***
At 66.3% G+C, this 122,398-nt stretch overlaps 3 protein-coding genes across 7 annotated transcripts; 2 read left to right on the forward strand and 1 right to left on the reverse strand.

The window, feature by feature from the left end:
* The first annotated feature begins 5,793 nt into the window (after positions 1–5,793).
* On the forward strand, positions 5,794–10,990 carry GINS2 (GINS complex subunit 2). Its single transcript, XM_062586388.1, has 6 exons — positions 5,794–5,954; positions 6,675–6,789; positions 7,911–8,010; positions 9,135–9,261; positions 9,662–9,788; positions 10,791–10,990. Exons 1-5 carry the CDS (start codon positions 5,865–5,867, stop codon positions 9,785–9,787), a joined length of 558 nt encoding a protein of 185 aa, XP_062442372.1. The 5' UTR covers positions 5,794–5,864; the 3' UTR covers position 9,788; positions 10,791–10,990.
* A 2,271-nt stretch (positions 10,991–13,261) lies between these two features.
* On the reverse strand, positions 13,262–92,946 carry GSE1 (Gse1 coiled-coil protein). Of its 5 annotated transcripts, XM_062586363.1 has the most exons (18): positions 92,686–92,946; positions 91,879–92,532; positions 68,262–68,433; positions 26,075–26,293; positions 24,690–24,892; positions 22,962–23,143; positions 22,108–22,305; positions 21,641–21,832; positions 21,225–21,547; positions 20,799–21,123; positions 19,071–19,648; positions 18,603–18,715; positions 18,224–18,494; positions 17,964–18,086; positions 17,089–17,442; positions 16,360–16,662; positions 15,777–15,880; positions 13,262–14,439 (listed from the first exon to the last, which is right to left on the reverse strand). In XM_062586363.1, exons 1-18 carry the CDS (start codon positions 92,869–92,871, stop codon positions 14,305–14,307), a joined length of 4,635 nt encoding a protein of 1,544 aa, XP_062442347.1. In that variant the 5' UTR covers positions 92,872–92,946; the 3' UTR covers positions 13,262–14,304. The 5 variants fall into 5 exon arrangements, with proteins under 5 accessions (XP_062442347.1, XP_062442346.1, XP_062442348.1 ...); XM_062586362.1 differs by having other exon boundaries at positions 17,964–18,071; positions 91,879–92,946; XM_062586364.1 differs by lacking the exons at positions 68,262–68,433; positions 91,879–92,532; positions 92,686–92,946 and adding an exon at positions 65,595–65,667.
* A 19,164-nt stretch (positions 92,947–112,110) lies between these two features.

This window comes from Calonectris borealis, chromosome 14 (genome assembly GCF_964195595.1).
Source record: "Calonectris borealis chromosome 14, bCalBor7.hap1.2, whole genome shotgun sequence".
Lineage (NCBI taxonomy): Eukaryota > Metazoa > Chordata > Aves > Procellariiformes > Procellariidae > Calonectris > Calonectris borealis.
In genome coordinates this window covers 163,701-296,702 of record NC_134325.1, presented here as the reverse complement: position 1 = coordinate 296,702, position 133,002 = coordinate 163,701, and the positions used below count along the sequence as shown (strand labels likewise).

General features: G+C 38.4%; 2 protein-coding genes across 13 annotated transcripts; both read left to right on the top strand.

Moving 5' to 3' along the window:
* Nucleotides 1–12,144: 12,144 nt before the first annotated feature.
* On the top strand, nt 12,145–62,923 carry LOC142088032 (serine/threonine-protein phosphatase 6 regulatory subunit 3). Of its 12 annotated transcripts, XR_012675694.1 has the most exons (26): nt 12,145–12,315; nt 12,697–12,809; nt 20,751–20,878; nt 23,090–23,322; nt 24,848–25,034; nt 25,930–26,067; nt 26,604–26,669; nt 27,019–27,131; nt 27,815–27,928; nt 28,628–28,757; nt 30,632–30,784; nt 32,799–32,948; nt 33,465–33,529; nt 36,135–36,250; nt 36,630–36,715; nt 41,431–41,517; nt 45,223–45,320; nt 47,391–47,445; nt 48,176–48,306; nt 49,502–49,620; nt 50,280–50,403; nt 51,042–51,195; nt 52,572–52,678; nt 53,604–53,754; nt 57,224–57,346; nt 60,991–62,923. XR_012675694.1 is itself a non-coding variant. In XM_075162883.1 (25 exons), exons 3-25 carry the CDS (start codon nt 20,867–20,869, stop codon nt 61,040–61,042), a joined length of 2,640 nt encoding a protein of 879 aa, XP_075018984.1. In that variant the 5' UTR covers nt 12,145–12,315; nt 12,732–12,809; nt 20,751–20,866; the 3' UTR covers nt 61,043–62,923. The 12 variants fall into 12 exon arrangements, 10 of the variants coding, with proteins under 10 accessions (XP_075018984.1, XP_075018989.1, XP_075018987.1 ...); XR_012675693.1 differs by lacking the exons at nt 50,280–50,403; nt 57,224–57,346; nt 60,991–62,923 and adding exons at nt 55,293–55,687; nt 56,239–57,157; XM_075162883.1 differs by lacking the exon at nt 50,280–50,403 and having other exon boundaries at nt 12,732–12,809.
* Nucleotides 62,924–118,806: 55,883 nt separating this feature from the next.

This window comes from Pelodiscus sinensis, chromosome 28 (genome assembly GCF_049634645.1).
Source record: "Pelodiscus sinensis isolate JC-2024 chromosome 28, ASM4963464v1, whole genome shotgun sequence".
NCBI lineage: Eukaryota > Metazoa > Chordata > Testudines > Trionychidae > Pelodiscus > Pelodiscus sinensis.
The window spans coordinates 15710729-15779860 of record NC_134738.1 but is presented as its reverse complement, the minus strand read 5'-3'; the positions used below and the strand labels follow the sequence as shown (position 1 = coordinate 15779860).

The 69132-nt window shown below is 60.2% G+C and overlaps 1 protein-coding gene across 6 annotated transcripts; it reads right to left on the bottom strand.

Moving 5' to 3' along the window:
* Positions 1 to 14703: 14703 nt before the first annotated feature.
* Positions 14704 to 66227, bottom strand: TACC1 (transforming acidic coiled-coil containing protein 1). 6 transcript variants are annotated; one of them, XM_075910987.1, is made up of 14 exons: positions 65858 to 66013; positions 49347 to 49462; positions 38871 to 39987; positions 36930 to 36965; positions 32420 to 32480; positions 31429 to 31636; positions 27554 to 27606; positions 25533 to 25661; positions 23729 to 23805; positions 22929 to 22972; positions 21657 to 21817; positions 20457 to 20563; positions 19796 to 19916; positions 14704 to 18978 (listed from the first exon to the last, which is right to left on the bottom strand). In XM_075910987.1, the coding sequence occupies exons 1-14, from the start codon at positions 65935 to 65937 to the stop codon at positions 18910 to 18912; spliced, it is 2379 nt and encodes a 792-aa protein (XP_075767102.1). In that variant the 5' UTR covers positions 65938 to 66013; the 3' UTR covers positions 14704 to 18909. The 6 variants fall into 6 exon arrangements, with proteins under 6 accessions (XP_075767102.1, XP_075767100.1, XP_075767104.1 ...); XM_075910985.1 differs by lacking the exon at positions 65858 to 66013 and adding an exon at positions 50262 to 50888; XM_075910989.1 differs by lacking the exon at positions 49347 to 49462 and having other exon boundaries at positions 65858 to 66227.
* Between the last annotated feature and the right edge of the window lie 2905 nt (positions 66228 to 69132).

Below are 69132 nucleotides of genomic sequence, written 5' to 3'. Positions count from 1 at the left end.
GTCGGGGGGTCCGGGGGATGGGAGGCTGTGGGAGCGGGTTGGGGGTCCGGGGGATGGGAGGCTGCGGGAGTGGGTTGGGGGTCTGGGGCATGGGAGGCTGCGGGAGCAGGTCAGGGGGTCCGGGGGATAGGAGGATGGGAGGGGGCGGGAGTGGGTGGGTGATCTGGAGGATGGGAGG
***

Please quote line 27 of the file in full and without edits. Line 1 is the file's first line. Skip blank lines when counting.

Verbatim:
GTCGGGGGGTCCGGGGGATGGGAGGCTGTGGGAGCGGGTTGGGGGTCCGGGGGATGGGAGGCTGCGGGAGTGGGTTGGGGGTCTGGGGCATGGGAGGCTGCGGGAGCAGGTCAGGGGGTCCGGGGGATAGGAGGATGGGAGGGGGCGGGAGTGGGTGGGTGATCTGGAGGATGGGAGG